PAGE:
New Frontiers in Industrial Organizations

New Frontiers in Industrial Organizations

Farley Simon Nobre (Federal University of Parana, Brazil), Andrew M. Tobias (University of Birmingham, UK) and David S. Walker (University of Birmingham, UK)
Copyright: © 2010 |Pages: 12
DOI: 10.4018/jitr.2010010104
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Abstract

This paper proposes the features of future industrial organizations in order to provide them with the abilities to manage high levels of environmental complexity in the 21st century. For such a purpose, it introduces the concept of computational organization management networks.
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Introduction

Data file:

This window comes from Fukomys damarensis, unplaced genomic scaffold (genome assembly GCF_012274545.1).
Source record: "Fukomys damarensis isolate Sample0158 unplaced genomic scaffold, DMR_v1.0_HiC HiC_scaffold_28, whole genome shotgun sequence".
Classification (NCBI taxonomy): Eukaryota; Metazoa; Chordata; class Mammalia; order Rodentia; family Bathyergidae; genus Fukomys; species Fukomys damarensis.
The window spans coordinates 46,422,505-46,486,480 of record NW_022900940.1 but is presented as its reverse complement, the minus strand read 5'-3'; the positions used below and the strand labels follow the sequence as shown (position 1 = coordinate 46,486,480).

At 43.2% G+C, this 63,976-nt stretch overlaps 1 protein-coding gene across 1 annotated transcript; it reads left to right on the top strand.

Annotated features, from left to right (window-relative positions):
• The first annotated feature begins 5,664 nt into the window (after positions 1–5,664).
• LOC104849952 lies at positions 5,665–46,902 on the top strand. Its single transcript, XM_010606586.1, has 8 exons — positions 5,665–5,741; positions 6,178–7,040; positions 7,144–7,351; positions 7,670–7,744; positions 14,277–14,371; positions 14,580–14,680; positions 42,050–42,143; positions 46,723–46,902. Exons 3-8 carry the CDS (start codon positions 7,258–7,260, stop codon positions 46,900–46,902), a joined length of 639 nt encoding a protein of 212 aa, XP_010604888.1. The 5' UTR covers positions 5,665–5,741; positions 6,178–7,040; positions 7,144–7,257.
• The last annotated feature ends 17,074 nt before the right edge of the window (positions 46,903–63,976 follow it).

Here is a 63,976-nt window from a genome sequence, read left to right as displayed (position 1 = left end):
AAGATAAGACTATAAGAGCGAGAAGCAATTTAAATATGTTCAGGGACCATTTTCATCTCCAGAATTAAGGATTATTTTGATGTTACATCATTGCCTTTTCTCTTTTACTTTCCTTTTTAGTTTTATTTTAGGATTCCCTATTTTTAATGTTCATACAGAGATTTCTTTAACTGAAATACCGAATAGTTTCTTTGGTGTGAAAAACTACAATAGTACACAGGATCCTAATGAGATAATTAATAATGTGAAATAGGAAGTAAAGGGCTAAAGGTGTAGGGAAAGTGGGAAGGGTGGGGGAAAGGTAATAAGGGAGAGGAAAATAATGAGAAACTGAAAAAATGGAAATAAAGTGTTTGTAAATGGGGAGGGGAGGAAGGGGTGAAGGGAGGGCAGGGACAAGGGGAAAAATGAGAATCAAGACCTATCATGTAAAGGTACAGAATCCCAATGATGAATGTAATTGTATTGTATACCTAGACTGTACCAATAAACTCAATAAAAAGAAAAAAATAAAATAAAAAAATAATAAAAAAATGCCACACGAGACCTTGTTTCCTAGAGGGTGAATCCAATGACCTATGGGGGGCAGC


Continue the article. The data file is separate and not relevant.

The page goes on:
During the 20th century, manufacturing organizations have evolved from mass to batch production systems. These systems entered the 21st century moving towards a new production model called mass customization1 (Pine, 1999). With such a new model, information management systems have been playing an increasing and dominant role. A representation of such a transition from mass and batch production to mass customization processes was presented by Monfared and Steiner (1997) through a mathematical model of paradigm shift. In their work, they argued that the current and dominant scientific principles of the time are incompatible with the emerging needs of the present and future of manufacturing systems. To support the new trends of their own manufacturing model, these authors have emphasized that some new dimensions of human intelligence need to be captured, represented, modeled and applied in activities such as design, inspection, planning, scheduling, decision-making and control. They proposed that fuzzy logic, neural networks and genetic algorithms are the main disciplines which can be used to design new tools with the capability to handle the levels of uncertainty and dynamics inherent to the new manufacturing systems of mass customization operations. In such a direction, Rao et al. (1993) has presented the concept, methodology and implementation techniques of an integrated and distributed intelligent system. He introduced applications of design, operation, control, planning and maintenance of what he called intelligent manufacturing and he put emphasis on the integration and the management of such activities. Moreover, Kusiak (2000) has presented new advances in model construction and application of computational intelligence approaches to solve problems across many areas of an enterprise, with emphasis on design and manufacturing. This author has focused mainly on knowledge-based systems for automated decision-making; planning, testing and diagnostic systems; treatment of ambiguous, complex, incomplete and conflicting data; technology integration, material handling and storage, information systems and knowledge management. As a result of such an application, Kusiak argues that the manufacturing enterprises of the future will be better represented with the attributes of adaptability, agility, modularity, standardization, collaboration, distribution, simplicity, knowledge orientation, human orientation and environment awareness, where the latter attribute is concerned with the use of less consumable resources and the generation of less waste. Latterly, Nobre et al. (2009a) examined limitations of past and current manufacturing systems and proposed new technological, managerial and organizational capabilities which have to be developed in order to satisfy the requirements of the new industrial organizations2 in the 21st century. In such a proposal, Nobre et al. introduced the concept of Customer-Centric Systems (CCS). Briefly, CCS represents new organizing models of production that pursue high degrees of organizational cognition, intelligence and autonomy3 in order to manage high levels of environmental complexity4, to operate through intensive mass customization processes, and to provide customers with immersiveness5.

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